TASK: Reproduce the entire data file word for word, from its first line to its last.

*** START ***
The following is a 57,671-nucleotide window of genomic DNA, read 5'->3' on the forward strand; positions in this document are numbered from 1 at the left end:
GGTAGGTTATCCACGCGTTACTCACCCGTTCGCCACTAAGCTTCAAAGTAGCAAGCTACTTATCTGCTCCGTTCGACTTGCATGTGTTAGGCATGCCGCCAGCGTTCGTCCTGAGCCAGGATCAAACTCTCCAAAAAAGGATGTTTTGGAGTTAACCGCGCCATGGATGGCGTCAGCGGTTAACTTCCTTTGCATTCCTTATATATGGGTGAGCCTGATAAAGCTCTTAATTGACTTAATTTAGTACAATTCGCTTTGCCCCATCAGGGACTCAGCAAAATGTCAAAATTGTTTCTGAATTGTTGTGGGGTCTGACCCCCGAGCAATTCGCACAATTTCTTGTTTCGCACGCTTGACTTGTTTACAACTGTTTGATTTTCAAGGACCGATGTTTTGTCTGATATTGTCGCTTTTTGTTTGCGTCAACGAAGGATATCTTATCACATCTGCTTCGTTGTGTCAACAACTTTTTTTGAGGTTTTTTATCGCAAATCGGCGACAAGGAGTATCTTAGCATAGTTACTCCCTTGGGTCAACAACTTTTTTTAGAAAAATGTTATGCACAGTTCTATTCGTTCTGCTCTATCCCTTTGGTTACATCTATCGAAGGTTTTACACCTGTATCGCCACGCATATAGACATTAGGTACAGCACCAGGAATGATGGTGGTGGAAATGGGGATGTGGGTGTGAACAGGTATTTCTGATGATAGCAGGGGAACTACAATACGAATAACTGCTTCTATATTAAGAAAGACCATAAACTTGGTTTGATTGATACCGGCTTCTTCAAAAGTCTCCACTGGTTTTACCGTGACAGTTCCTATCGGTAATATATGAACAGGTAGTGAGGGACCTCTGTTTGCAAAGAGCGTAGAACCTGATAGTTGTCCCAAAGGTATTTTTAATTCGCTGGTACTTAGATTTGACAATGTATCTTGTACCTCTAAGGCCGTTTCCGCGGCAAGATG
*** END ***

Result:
The following is a 57,671-nucleotide window of genomic DNA, read 5'->3' on the forward strand; positions in this document are numbered from 1 at the left end:
GGTAGGTTATCCACGCGTTACTCACCCGTTCGCCACTAAGCTTCAAAGTAGCAAGCTACTTATCTGCTCCGTTCGACTTGCATGTGTTAGGCATGCCGCCAGCGTTCGTCCTGAGCCAGGATCAAACTCTCCAAAAAAGGATGTTTTGGAGTTAACCGCGCCATGGATGGCGTCAGCGGTTAACTTCCTTTGCATTCCTTATATATGGGTGAGCCTGATAAAGCTCTTAATTGACTTAATTTAGTACAATTCGCTTTGCCCCATCAGGGACTCAGCAAAATGTCAAAATTGTTTCTGAATTGTTGTGGGGTCTGACCCCCGAGCAATTCGCACAATTTCTTGTTTCGCACGCTTGACTTGTTTACAACTGTTTGATTTTCAAGGACCGATGTTTTGTCTGATATTGTCGCTTTTTGTTTGCGTCAACGAAGGATATCTTATCACATCTGCTTCGTTGTGTCAACAACTTTTTTTGAGGTTTTTTATCGCAAATCGGCGACAAGGAGTATCTTAGCATAGTTACTCCCTTGGGTCAACAACTTTTTTTAGAAAAATGTTATGCACAGTTCTATTCGTTCTGCTCTATCCCTTTGGTTACATCTATCGAAGGTTTTACACCTGTATCGCCACGCATATAGACATTAGGTACAGCACCAGGAATGATGGTGGTGGAAATGGGGATGTGGGTGTGAACAGGTATTTCTGATGATAGCAGGGGAACTACAATACGAATAACTGCTTCTATATTAAGAAAGACCATAAACTTGGTTTGATTGATACCGGCTTCTTCAAAAGTCTCCACTGGTTTTACCGTGACAGTTCCTATCGGTAATATATGAACAGGTAGTGAGGGACCTCTGTTTGCAAAGAGCGTAGAACCTGATAGTTGTCCCAAAGGTATTTTTAATTCGCTGGTACTTAGATTTGACAATGTATCTTGTACCTCTAAGGCCGTTTCCGCGGCAAGATG